Update: Main Street has added two Wednesday performances to the run of Into the Woods: February 5 and 12 at 7:30pm.
Stephen Sondheim and James Lapine won Tony Awards for best score and best book for the 1987 Broadway production of Into the Woods, as familiar fairy-tale characters are used to create a contemporary moral fable. Little Red Ridinghood visits her grandmother, Cinderella meets her prince, Jack grows his beanstalk, and Rapunzel lets down her hair, while a new tale is created about a baker and his wife desperate for a child. The execution:
The action is non-stop, and delightful, as director Andrew Ruthven brilliantly crams wit and joy into the intimate space of the Main Street Theater. Thirteen actors play a score of characters, and the ensemble blending pays off with style and pace, but standouts still emerge - talent will out! Christina Stroup plays a powerful Witch disguised as a crone, then sheds her rags (a wonderful costume by Macy Lyne) to reveal her beauty in a black velvet gown. Stroup dominates the stage with a vivid presence and an enchanting voice. The youthful Scott Gibbs shines with pathos as the cow Milky White - Gibbs must have the most expressive face in Houston - and serves handsomely as Rapunzel's lascivious lover. As the baker's wife, Amanda Passanante has no star turn but is consistent and credible in inhabiting her leading role. These three also project their voices beautifully, while some others do so less well, so lyrics can fade under the beat of the music.
Marco Comacho is excellent as Jack, finding his naivete, incurable optimism, and sense of adventure. Kregg Dailey is suitably sinister as the Wolf, and wears his epauletted uniform well as Cinderella's Prince. David Wald is serious and sincere as the baker, and lets us see and share in his need and anguish. Crystal O'Brien captivates as Cinderella and Lauren Dolk entrances as Rapunzel.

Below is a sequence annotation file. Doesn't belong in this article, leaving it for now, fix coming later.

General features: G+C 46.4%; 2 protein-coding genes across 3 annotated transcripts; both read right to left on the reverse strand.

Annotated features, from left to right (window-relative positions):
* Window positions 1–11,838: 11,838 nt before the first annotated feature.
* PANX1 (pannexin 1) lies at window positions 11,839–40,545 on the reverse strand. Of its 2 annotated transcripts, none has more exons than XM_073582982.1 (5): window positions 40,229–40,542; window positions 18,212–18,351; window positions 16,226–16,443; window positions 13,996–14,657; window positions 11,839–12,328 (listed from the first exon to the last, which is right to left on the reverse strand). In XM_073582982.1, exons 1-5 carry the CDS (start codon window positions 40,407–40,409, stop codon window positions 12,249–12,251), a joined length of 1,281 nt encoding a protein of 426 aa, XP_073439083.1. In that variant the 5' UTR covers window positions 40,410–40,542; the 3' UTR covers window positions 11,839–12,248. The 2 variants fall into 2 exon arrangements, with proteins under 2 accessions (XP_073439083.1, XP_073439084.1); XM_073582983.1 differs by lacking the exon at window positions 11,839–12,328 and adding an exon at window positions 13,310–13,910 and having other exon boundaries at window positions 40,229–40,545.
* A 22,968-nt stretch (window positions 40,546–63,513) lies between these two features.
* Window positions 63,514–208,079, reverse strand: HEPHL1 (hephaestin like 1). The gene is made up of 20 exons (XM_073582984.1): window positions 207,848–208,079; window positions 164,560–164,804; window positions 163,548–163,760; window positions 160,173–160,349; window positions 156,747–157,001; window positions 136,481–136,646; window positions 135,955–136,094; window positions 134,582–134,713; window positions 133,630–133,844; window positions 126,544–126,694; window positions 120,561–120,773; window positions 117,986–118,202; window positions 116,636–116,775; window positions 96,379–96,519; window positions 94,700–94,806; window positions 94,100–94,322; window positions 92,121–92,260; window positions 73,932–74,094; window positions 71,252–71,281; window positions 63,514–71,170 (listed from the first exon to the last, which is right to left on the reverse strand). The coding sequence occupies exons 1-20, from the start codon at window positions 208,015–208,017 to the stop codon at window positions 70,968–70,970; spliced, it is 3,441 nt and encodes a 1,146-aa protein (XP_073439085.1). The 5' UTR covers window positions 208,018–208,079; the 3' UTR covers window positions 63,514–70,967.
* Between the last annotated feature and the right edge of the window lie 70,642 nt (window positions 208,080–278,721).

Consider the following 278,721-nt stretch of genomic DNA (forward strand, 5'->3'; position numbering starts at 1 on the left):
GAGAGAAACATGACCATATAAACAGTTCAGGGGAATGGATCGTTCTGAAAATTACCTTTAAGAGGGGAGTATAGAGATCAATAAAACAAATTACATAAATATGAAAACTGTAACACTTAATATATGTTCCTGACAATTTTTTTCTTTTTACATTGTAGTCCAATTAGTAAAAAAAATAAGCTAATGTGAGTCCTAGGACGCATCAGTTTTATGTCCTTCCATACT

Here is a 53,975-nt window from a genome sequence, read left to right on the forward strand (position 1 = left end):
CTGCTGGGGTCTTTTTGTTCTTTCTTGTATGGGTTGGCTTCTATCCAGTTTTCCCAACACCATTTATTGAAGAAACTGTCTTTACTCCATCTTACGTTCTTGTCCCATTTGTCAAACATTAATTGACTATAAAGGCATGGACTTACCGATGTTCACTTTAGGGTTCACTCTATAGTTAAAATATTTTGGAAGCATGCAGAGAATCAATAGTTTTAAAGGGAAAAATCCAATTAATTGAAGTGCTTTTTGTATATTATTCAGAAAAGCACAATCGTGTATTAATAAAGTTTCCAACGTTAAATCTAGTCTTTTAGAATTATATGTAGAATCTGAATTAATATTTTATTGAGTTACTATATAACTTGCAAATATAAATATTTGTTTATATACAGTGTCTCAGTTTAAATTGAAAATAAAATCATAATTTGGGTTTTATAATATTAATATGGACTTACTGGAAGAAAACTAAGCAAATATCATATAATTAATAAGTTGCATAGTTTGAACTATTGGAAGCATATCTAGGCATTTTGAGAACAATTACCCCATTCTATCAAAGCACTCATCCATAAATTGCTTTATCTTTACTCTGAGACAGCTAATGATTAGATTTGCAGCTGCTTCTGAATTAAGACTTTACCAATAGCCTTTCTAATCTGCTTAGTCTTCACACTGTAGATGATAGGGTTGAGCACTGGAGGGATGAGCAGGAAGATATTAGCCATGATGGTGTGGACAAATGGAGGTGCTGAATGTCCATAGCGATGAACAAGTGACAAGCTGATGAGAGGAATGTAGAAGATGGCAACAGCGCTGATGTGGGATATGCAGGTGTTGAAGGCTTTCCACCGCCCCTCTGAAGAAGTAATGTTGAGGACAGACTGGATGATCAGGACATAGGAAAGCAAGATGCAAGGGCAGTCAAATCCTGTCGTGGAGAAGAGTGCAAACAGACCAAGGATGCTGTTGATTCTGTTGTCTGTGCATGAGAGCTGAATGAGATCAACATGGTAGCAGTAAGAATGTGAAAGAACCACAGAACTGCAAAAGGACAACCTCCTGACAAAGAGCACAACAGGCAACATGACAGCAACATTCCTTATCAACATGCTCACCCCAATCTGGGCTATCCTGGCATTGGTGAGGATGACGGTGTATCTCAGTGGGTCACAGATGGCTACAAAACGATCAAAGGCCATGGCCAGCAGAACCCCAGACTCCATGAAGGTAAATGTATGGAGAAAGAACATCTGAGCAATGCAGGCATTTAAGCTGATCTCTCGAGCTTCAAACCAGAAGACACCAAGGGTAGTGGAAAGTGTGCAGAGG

And the others deliver as well, often in multiple roles: Rutherford Cravens as the Narrator, Amy Garner Buchanan as Jack's mother, Katie Porterfield as a stepsister, and Kasi Hollowell as Little Red Ridinghood, They enter, they exit, they re-enter and cross stage again in the flurry and excitement of a crowded carnival, and their energy and verve create a living pageant of need, conniving and personal goals, as they are involved in the baker's quest to find four difficult ingredients the Witch has demanded.
Act One ends with the possibility of living happily ever after, but Sondheim and Lapine warn us in Act two that life is harsh, and provide murder, adultery, child abandonment and scapegoating to prove it. Act Two is necessarily dropped in productions for children, and I'm not entirely certain it couldn't be dropped in adult productions as well, so we could retain our illusions.
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Some songs in the Tony-Award-winning score seem too brief, so I especially enjoyed "Agony", which lingers longer, as Gibbs and Kregg Dailey as two Princes in Act One lament the problems of pursuing damsels, and in Act Two reprise it to lament married life. As Jack prepares to sell his cow Milky White, "I Guess this is Goodbye", the parting is comically heart-breaking. After being deceived and devoured by the Wolf, Little Red Ridinghood carries a knife as she sings "I Know Things Now". The Witch shows her human side as she pleads in vain with her adopted daughter Rapunzel "Stay with Me". Everything is so interesting, speaking to the demons that reside within us all, that the genius of Sondheim and Lapine glows from the stage, through the ominous haze of reality.
Brilliant writing and composing are delivered in spades in an imaginative production that involves us deeply in cherished fairy tales, while requiring us to re-think them with fresh perceptions. Main Street provides fun, more fun, and fun again in an exciting, must-see production with a highly talented cast.
Into the Woods continues through February 16, Main Street Theater, 2540 Times Blvd., For information or ticketing, call 713-524-6706 or contact www.mainstreettheater.com.